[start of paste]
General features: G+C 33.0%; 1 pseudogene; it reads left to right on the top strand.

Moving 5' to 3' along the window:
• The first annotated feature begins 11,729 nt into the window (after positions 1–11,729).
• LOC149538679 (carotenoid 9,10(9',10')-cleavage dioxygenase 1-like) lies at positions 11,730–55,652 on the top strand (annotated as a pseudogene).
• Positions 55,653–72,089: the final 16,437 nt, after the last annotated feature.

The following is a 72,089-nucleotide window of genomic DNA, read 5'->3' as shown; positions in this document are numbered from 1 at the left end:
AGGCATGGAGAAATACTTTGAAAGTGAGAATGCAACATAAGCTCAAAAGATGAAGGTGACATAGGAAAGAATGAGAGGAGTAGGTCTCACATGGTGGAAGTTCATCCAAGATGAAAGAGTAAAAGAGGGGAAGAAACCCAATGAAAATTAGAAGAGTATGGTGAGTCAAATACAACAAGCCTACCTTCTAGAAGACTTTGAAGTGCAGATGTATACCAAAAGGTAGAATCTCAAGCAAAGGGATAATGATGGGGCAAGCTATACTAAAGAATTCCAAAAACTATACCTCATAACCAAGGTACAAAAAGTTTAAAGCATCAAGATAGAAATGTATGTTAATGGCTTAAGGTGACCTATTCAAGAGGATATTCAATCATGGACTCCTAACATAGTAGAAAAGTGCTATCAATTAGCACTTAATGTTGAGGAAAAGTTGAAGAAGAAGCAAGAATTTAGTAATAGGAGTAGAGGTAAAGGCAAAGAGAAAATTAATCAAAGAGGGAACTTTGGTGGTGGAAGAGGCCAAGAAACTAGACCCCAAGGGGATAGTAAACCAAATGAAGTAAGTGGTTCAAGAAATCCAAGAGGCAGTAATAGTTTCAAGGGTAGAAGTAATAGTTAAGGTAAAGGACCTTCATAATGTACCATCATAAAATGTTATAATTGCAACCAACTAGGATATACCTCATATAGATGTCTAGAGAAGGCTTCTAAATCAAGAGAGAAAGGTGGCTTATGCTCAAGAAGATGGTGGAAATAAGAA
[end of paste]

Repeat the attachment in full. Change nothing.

General features: G+C 33.0%; 1 pseudogene; it reads left to right on the top strand.

Moving 5' to 3' along the window:
• The first annotated feature begins 11,729 nt into the window (after positions 1–11,729).
• LOC149538679 (carotenoid 9,10(9',10')-cleavage dioxygenase 1-like) lies at positions 11,730–55,652 on the top strand (annotated as a pseudogene).
• Positions 55,653–72,089: the final 16,437 nt, after the last annotated feature.

The following is a 72,089-nucleotide window of genomic DNA, read 5'->3' as shown; positions in this document are numbered from 1 at the left end:
AGGCATGGAGAAATACTTTGAAAGTGAGAATGCAACATAAGCTCAAAAGATGAAGGTGACATAGGAAAGAATGAGAGGAGTAGGTCTCACATGGTGGAAGTTCATCCAAGATGAAAGAGTAAAAGAGGGGAAGAAACCCAATGAAAATTAGAAGAGTATGGTGAGTCAAATACAACAAGCCTACCTTCTAGAAGACTTTGAAGTGCAGATGTATACCAAAAGGTAGAATCTCAAGCAAAGGGATAATGATGGGGCAAGCTATACTAAAGAATTCCAAAAACTATACCTCATAACCAAGGTACAAAAAGTTTAAAGCATCAAGATAGAAATGTATGTTAATGGCTTAAGGTGACCTATTCAAGAGGATATTCAATCATGGACTCCTAACATAGTAGAAAAGTGCTATCAATTAGCACTTAATGTTGAGGAAAAGTTGAAGAAGAAGCAAGAATTTAGTAATAGGAGTAGAGGTAAAGGCAAAGAGAAAATTAATCAAAGAGGGAACTTTGGTGGTGGAAGAGGCCAAGAAACTAGACCCCAAGGGGATAGTAAACCAAATGAAGTAAGTGGTTCAAGAAATCCAAGAGGCAGTAATAGTTTCAAGGGTAGAAGTAATAGTTAAGGTAAAGGACCTTCATAATGTACCATCATAAAATGTTATAATTGCAACCAACTAGGATATACCTCATATAGATGTCTAGAGAAGGCTTCTAAATCAAGAGAGAAAGGTGGCTTATGCTCAAGAAGATGGTGGAAATAAGAA